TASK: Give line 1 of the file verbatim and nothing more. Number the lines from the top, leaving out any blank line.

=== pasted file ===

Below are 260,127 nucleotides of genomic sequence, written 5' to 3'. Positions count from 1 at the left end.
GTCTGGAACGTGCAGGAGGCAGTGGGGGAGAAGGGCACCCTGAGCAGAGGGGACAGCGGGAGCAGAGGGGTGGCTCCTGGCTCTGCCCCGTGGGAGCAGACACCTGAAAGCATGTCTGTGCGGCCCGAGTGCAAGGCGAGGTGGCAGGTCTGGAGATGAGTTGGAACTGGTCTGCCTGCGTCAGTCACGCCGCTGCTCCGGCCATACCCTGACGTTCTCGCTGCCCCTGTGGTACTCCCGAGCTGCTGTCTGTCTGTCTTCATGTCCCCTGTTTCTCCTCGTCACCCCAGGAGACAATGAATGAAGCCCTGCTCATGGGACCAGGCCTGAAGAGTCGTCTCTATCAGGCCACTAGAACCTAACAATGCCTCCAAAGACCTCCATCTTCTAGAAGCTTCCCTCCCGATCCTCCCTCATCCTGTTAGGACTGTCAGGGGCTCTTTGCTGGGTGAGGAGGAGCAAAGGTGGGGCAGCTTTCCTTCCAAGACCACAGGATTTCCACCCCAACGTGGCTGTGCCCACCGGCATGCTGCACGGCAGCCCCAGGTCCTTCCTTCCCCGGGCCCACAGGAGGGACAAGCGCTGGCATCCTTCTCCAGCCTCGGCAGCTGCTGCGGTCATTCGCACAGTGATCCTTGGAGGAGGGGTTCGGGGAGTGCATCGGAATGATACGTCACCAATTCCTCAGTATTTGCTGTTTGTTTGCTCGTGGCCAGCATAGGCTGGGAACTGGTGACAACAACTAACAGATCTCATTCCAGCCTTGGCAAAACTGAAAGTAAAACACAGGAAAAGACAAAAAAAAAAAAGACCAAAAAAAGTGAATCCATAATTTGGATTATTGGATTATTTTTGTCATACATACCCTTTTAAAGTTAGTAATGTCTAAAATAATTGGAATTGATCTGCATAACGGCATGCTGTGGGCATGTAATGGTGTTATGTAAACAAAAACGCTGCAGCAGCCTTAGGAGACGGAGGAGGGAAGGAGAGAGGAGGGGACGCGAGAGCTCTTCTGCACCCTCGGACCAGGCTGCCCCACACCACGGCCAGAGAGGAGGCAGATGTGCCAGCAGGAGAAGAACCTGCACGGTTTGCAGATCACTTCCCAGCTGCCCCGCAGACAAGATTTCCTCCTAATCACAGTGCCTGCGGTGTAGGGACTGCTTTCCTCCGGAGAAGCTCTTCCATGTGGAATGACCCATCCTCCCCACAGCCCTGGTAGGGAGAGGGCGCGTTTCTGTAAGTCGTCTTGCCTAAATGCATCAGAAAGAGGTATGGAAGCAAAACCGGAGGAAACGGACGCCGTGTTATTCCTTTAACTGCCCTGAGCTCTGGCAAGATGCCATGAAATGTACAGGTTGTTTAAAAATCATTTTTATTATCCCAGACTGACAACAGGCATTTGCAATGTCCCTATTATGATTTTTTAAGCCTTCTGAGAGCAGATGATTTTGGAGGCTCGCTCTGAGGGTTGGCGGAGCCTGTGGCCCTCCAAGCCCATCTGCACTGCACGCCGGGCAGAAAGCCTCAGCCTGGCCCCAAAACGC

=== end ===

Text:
Below are 260,127 nucleotides of genomic sequence, written 5' to 3'. Positions count from 1 at the left end.